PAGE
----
PM backs Iain Duncan Smith over universal credit 'failures'
David Cameron has backed Iain Duncan Smith's handling of universal credit after a report by MPs claimed the welfare shake-up had gone badly wrong.
The public accounts committee said much of the £425m spent so far may have to be written-off due to poor management.
Mr Duncan Smith denies claims he tried to "lean on" members of the committee to place the blame on his top official.
Downing Street said the work and pensions secretary was "doing exactly the right thing" with the new scheme.
In a damning report, the Commons Public Accounts Committee said management supervision of universal credit had been "alarmingly weak".
The committee said the project - to merge six separate means-tested working age benefits into a single payment - had been beset by a string of problems and still faced considerable challenges if it was to achieve its long-term objectives.
'Pointing the finger'
initial estimates suggest at least £140m, spent on IT systems which cannot be used, will have to be written off but the full losses could be much higher, and may take up much of the £425m spent on the project to April 2013, the report says.
Labour sources on the committee have told BBC News there was a "concerted" effort by Conservative members to shift the blame from Mr Duncan Smith on to his permanent secretary Robert Devereux.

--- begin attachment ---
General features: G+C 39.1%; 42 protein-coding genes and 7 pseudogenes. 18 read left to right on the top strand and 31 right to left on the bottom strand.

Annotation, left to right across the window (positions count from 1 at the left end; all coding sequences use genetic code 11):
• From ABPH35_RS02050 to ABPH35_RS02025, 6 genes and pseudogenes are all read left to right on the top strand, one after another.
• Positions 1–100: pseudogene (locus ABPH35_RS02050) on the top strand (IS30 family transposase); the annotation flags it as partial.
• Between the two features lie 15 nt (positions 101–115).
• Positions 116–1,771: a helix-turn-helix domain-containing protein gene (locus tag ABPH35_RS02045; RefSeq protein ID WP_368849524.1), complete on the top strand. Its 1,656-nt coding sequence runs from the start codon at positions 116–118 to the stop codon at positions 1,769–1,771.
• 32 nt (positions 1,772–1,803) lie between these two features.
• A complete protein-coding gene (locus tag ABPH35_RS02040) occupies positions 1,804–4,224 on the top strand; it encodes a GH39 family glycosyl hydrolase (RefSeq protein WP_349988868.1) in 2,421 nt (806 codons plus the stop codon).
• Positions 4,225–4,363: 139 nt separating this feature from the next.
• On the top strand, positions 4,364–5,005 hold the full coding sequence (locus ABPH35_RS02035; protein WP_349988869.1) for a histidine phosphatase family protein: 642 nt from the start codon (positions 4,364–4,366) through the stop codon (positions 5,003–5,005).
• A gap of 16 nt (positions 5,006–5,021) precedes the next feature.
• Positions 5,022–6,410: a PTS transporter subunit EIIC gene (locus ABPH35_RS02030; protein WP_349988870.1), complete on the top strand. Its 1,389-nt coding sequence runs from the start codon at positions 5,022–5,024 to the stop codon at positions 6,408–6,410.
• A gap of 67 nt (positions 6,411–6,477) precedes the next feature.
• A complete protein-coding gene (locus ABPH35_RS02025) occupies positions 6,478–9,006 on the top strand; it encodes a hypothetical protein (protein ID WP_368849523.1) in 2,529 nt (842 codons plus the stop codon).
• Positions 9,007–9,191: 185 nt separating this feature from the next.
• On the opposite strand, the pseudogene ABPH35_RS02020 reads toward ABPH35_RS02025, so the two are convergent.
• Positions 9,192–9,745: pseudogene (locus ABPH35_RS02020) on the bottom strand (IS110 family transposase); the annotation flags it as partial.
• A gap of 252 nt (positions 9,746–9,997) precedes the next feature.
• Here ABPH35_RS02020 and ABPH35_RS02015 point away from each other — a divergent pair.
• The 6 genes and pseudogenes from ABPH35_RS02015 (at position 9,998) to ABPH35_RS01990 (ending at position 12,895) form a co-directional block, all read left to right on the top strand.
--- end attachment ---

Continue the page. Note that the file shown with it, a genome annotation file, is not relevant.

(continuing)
One source said there had been a number of extra meetings and discussions over amendments "pointing the finger" at Mr Devereux but the committee eventually rejected the criticisms of the official in the final text of the report.
These claims were categorically denied by Mr Duncan Smith's spokeswoman, who said: "Iain has not asked for anyone to be named in the report. He has publicly supported the Department for Work and Pensions permanent secretary throughout this whole process."
The committee's Labour chairman Margaret Hodge said she had not been approached by Mr Duncan Smith, but sidestepped questions about whether she was aware of pressure being put on Conservative colleagues.
Conservative MP Steve Barclay, a member of the committee, said he could "absolutely rebuff" the suggestion that Mr Duncan Smith had tried to influence the committee, which is meant to be non-partisan and impartial.
David Cameron's official spokesman was asked several times to confirm that the prime minister was "confident" that universal credit would be delivered on time and on budget, but did not do so.
Instead, he told reporters: "The department is working to the 2017 timetable. That is the timetable that the department continues to work to. That is the target the department is shooting for and we are going to continue to work towards it in the way we are."
The spokesman was asked whether it would be proper for a secretary of state to approach members of a select committee ahead of the publication of a report in the way alleged of Mr Duncan Smith.
He replied: "There are procedures that are in place for the relationship between departments and select committees and that is something the Department for Work and Pensions have been very clear about."